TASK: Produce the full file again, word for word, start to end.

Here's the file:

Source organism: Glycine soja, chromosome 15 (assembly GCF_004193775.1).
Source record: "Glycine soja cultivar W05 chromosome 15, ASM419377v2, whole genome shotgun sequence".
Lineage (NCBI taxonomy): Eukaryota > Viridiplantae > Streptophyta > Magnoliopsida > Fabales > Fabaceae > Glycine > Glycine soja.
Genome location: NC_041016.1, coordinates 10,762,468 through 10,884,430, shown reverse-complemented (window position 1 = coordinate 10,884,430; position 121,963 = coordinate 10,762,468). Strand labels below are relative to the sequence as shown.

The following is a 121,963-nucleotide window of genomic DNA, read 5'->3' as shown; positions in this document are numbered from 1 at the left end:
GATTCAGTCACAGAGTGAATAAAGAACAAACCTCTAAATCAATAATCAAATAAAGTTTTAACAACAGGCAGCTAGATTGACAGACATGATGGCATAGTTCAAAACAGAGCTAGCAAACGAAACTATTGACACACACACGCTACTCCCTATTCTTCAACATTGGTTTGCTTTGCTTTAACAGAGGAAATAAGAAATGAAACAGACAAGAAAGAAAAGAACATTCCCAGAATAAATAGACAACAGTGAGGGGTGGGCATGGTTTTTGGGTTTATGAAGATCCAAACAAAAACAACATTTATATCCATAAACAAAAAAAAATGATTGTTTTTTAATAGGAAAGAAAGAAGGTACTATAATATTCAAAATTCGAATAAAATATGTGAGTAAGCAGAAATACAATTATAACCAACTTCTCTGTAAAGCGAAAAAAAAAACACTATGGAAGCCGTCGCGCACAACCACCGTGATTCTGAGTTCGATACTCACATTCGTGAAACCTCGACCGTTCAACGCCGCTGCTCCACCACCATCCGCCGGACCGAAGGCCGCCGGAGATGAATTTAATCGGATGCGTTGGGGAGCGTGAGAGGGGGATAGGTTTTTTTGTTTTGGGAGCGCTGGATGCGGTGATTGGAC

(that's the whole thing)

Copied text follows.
Source organism: Glycine soja, chromosome 15 (assembly GCF_004193775.1).
Source record: "Glycine soja cultivar W05 chromosome 15, ASM419377v2, whole genome shotgun sequence".
Lineage (NCBI taxonomy): Eukaryota > Viridiplantae > Streptophyta > Magnoliopsida > Fabales > Fabaceae > Glycine > Glycine soja.
Genome location: NC_041016.1, coordinates 10,762,468 through 10,884,430, shown reverse-complemented (window position 1 = coordinate 10,884,430; position 121,963 = coordinate 10,762,468). Strand labels below are relative to the sequence as shown.

The following is a 121,963-nucleotide window of genomic DNA, read 5'->3' as shown; positions in this document are numbered from 1 at the left end:
GATTCAGTCACAGAGTGAATAAAGAACAAACCTCTAAATCAATAATCAAATAAAGTTTTAACAACAGGCAGCTAGATTGACAGACATGATGGCATAGTTCAAAACAGAGCTAGCAAACGAAACTATTGACACACACACGCTACTCCCTATTCTTCAACATTGGTTTGCTTTGCTTTAACAGAGGAAATAAGAAATGAAACAGACAAGAAAGAAAAGAACATTCCCAGAATAAATAGACAACAGTGAGGGGTGGGCATGGTTTTTGGGTTTATGAAGATCCAAACAAAAACAACATTTATATCCATAAACAAAAAAAAATGATTGTTTTTTAATAGGAAAGAAAGAAGGTACTATAATATTCAAAATTCGAATAAAATATGTGAGTAAGCAGAAATACAATTATAACCAACTTCTCTGTAAAGCGAAAAAAAAAACACTATGGAAGCCGTCGCGCACAACCACCGTGATTCTGAGTTCGATACTCACATTCGTGAAACCTCGACCGTTCAACGCCGCTGCTCCACCACCATCCGCCGGACCGAAGGCCGCCGGAGATGAATTTAATCGGATGCGTTGGGGAGCGTGAGAGGGGGATAGGTTTTTTTGTTTTGGGAGCGCTGGATGCGGTGATTGGAC